Amidst all the Brexit preparations, the focus has been on getting goods across borders. We have seen pictures of queues of lorries, overworked customs officers and reams of paperwork. But it’s not just goods that have to cross borders. How will your business secure the talent and services it needs after Brexit? To be more specific, how can UK companies get access to the language services they will need once this is all over?
One business leader I heard had a rather interesting strategy for dealing with linguistic difference. Apart from relying on the soothing effects of alcohol, he suggested to a crowd of upcoming exporters that all they needed to do was to find a likely candidate in the country they were exporting to and hire them to do the work. No fuss, no worries.
It sounds tempting but comes with risk. If you don’t know the local market, you could easily find yourself relying on the other party in the negotiation to find someone or pinning your hopes on a last minute Google search. Let’s see why neither option works.
If you allow the other business to find someone for you, it could be that they are honest and put you in contact with a local professional who does a good job. It could also be that they are not so honest, or simply have a dry sense of humour, and bring in the equivalent of “Uncle Bob who spent three weeks in France during his gap year.” The results of that could range from frustrating to ridiculous. That’s hardly what you want from a good meeting.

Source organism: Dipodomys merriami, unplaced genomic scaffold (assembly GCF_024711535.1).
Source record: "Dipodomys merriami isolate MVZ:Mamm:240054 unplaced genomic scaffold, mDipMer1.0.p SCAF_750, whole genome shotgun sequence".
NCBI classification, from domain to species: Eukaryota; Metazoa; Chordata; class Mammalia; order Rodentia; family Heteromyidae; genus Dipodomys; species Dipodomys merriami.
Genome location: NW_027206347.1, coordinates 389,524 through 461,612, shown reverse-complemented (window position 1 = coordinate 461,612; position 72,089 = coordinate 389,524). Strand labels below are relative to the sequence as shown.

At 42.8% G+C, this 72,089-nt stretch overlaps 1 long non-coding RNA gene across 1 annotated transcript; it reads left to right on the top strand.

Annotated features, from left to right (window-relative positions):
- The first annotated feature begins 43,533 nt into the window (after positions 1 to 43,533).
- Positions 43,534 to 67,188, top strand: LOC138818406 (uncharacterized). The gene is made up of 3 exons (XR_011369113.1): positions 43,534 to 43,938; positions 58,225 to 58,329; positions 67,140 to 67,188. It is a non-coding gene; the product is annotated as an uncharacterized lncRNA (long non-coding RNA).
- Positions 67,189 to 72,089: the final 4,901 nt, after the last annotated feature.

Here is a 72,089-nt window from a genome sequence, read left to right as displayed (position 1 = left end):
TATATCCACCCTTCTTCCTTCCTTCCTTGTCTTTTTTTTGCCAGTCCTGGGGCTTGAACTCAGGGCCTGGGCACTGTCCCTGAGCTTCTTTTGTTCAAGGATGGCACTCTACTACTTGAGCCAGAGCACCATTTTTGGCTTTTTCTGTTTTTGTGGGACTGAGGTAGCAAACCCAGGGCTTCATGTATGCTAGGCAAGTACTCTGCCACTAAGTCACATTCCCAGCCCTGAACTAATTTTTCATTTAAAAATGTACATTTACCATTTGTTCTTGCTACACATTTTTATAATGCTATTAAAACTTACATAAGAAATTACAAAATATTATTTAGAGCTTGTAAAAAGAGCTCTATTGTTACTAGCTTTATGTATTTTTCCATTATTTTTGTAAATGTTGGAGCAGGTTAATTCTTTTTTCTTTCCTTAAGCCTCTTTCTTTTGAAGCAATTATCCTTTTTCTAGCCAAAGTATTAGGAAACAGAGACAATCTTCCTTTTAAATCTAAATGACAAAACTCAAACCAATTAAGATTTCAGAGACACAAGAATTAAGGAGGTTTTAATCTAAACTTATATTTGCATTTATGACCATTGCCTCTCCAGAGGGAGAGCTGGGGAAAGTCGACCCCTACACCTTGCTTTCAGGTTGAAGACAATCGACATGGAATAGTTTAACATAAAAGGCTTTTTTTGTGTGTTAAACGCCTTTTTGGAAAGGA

Even if they are honest, the interpreter would still be there because they were recommended by the other company. While all interpreters strive to be fair to everyone concerned, the likelihood is that they will already have some sort of relationship with the other business that they really want to keep. They could easily find themselves with a serious conflict of interests.
As for relying on Google searches, well, the steps you need to take before that have been talked about on this blog before. Suffice to say that hoping that you get a reliable Google result and then assuming that good SEO leads to good interpreting quality is a very risky strategy.
So, what should you do? Whether you are looking to export tomorrow or set up an international conference in October, the answer is clear: start building partnerships with good interpreting suppliers now. Talk to a good agency or solid consultant about your upcoming plans, look to pre-book interpreters and equipment in advance, get advice on likely availability.
The difficult fact to swallow is that Brexit seems to be leading good British interpreters to look to move elsewhere. A recent survey by the Institute of Translation and Interpreting found that 16% of their members were considering or planning to leave the country. That could cause a shortfall in capacity, which means that it is best to talk through your plans with a good supplier now.
The truth is, no-one knows what will happen with Brexit. It could all blow over and lead to nothing. But, just as it is prudent to talk to your suppliers to make sure you have enough raw materials in case the worst happens, it makes sense to ensure your invisible supply chain of skilled service providers too. It really is a great time to check that you have the right interpreters in place for everything you want to achieve this year.
If you feel you need help with those plans, drop me an email to book a free Skype consultation now.